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Thermodynamics homework

  1. Jan 6, 2005 #1
    Hello all

    Given

    (a) N2(g) + O2(g) --> 2NO(g) ∆H = + 180. 7 kJ

    (b) 2NO(g) +O2(g) --> 2NO2(g) ∆H = -113.1 kJ

    (c) 2N20(g) --> 2N2(g) --> O2(g) ∆H = -163.2 kJ

    Desired Reaction: N2O (g) + NO2(g) --> 3NO (g)

    Can someone please tell me where to start? How do I apply Hess's Law? I know I have to work backwards. However, how do I do this in a systematic way?

    Any help is appreciated

    Thanks
     
    Last edited: Jan 6, 2005
  2. jcsd
  3. Jan 6, 2005 #2
    please rewrite the equations. Just look at B), for instance, it's not even balanced... and C makes no sense since how can you get O2 from 2 N2...
     
  4. Jan 6, 2005 #3

    dextercioby

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    A good place would be to state the equations correctly:
    [tex] N_{2}+O_{2}\rightarrow 2NO [/tex] [tex] (\Delta H)_{1}=+180.7 kJ [/tex]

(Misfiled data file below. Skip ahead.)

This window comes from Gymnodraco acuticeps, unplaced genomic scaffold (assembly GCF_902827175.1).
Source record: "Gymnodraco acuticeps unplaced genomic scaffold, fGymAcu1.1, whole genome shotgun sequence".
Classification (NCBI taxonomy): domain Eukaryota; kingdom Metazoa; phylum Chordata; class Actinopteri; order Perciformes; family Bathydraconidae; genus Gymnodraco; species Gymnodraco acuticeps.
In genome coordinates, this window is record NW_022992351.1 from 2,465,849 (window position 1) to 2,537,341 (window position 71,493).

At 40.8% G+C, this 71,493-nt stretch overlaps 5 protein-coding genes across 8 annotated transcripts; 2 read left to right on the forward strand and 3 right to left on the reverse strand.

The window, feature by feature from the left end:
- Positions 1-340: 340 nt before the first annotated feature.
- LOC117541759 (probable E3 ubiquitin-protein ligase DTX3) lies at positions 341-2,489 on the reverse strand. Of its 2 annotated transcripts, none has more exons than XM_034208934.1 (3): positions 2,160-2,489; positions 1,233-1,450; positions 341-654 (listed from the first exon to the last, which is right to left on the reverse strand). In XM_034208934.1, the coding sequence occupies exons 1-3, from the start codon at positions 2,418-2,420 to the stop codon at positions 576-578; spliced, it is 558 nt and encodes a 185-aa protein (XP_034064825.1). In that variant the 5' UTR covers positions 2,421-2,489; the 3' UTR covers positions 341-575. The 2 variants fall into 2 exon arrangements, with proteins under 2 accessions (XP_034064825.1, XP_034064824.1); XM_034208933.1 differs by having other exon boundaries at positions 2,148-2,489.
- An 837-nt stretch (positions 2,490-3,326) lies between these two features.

[tex] 2NO+O_{2}\rightarrow 2NO_{2} [/tex] [tex] (\Delta H)_{2}=-113.1 kJ[/tex]

    [tex] 2NO_{2}\rightarrow N_{2}+2O_{2} [/tex] [tex] (\Delta H)_{3}=-67.6 kJ [/tex]

    Now,which is the quantity u wanna compute and what's the reaction u wish to get??

    Daniel.
     
  5. Jan 6, 2005 #4
    I want to compute ∆H for

    N2O (g) + NO2(g) --> 3NO (g)
     
  6. Jan 6, 2005 #5
    I think C should be 2 N2O(g) -> 2N2(g) + O2(g)...

    Balance the reactions so that you will get rid of the unwanted reactants or products.... For instance, N2 + O2 -> 2NO

    you you might want to multiply the reaction by 2 since N2 is not wanted and there's an N2 in reaction C of the product. Im assuming you know they will cancel out when added together...
     
    Last edited: Jan 6, 2005
  7. Jan 7, 2005 #6
    yes but is there an actual method to solve the problem? Or do you have to just guess and check?
     
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